St. Pope Paul VI joins death and giving thanks in his final testament. He begins by reflecting, "I am fixing my gaze on the mystery of death and of what follows thereafter, in the light of Christ which alone sheds a light upon it; and therefore, with humble and serene confidence. I am deeply aware of the truth, which for me is ever reflected from this mystery on the present life; and I thank the conqueror of death for having dispelled the darkness and revealed the light thereof.” With these initial words commingling with what the month of November involves for us, St. Pope Paul VI then begins recounting the many things for which he was grateful during his life. What he reflects upon are well for us to also reflect upon this month as we prepare to offer our gratitude to God on Thanksgiving.
The first gift for which St. Pope Paul VI gives thanks is for that of life. He proclaims, "Lord, I thank you for having called me to life." Life is a fundamental gift for which we give thanks to God. It was God who chose us to come into existence and the life he has given us is a share in His life. We face many joys and many difficulties in life. However, the gift of life supersedes whatever we face and giving thanks that we share in the life of God is what brings us value, dignity and purpose. On Thanksgiving it is fundamental to give thanks to God for his gift of life.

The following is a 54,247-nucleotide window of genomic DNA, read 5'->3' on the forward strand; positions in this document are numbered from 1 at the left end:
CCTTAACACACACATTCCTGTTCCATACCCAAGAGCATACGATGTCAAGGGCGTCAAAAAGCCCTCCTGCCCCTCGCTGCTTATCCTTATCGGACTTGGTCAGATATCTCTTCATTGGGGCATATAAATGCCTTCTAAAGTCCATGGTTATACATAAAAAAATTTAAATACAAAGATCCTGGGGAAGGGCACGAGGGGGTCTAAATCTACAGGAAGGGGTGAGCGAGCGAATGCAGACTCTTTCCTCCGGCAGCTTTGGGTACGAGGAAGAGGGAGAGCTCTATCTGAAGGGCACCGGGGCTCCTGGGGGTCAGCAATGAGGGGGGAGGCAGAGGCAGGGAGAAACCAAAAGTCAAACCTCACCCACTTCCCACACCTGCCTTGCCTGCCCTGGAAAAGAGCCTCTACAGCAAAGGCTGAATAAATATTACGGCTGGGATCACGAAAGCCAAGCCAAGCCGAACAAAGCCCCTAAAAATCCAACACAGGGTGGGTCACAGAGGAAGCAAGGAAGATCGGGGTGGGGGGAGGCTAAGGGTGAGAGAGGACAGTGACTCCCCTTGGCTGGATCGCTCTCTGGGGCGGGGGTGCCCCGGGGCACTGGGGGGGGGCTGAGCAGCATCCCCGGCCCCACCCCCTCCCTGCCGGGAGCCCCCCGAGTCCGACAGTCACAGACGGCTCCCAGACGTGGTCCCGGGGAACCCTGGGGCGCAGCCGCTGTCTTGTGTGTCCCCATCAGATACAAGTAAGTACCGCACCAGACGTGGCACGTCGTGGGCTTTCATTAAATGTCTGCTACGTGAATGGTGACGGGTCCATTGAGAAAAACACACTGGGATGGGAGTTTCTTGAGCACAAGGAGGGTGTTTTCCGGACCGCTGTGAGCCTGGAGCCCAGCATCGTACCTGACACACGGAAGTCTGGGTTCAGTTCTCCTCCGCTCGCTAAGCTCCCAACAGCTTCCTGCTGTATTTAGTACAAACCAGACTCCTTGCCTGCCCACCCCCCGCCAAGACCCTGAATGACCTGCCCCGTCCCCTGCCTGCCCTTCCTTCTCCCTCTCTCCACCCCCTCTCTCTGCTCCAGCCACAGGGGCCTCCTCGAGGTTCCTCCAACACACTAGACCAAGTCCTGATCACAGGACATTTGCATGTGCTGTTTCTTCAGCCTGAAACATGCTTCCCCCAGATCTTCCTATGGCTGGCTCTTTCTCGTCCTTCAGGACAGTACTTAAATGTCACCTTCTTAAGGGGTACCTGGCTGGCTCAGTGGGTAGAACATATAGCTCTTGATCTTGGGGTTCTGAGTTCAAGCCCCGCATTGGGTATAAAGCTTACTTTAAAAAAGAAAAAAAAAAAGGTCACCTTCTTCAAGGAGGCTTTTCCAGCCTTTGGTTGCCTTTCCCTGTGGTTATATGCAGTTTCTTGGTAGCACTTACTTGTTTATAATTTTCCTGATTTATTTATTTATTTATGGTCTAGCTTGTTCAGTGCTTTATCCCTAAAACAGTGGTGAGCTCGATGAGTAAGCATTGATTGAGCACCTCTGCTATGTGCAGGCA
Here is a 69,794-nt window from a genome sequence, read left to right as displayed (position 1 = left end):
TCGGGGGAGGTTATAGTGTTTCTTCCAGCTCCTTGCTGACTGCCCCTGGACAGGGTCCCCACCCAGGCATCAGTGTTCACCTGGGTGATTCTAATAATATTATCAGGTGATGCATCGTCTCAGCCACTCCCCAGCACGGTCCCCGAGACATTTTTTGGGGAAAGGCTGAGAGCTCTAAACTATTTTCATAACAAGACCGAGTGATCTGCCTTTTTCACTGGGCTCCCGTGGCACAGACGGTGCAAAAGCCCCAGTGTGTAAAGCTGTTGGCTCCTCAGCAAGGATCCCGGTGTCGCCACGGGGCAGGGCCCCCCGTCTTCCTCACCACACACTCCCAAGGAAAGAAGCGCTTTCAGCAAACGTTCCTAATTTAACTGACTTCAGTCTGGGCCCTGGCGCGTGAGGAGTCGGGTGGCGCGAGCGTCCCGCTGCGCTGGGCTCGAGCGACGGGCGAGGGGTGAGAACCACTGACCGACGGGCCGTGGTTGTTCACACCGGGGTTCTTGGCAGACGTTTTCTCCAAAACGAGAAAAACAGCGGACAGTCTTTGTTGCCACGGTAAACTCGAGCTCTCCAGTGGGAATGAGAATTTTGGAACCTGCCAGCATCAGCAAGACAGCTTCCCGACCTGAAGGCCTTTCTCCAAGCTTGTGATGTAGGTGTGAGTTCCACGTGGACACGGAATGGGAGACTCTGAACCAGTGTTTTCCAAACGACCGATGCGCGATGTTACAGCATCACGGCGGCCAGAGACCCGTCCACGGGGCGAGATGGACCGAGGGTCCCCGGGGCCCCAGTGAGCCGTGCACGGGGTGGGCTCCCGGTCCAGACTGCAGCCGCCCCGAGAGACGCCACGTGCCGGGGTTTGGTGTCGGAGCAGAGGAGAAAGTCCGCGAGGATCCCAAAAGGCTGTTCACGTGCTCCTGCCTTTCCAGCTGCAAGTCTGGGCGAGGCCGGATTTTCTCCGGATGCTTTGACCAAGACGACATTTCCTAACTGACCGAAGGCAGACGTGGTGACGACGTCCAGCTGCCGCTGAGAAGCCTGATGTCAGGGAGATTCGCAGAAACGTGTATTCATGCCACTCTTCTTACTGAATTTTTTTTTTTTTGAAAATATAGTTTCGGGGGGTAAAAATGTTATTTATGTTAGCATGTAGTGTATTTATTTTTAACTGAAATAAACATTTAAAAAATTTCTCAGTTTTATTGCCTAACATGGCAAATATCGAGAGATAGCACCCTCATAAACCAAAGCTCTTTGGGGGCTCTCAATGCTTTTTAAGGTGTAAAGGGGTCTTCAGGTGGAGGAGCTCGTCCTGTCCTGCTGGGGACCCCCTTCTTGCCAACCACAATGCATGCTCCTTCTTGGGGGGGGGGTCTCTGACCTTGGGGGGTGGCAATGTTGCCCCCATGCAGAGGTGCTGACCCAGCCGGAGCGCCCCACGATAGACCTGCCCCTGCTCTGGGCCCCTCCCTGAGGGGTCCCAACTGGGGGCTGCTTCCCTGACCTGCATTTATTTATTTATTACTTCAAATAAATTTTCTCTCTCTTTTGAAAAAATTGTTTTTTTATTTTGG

At the same time that he gives thanks for the gift of life, St. Pope Paul VI gives thanks for his baptism in which he was regenerated and destined for the fullness of life. It is important for us as we give thanks for the gift of life, especially during this month of November, to give thanks that life is meant to go on with God in eternity. Life is not limited to this world but is the beginning of a journey which leads us to the fullness of life in heaven. It is there that every tear and sorrow will be wiped away and we will be united with all those loved ones who have gone before us. At Thanksgiving, we do give thanks to God for being born into a life which is eternal, and we ask that we may always love in a manner that will lead us into it.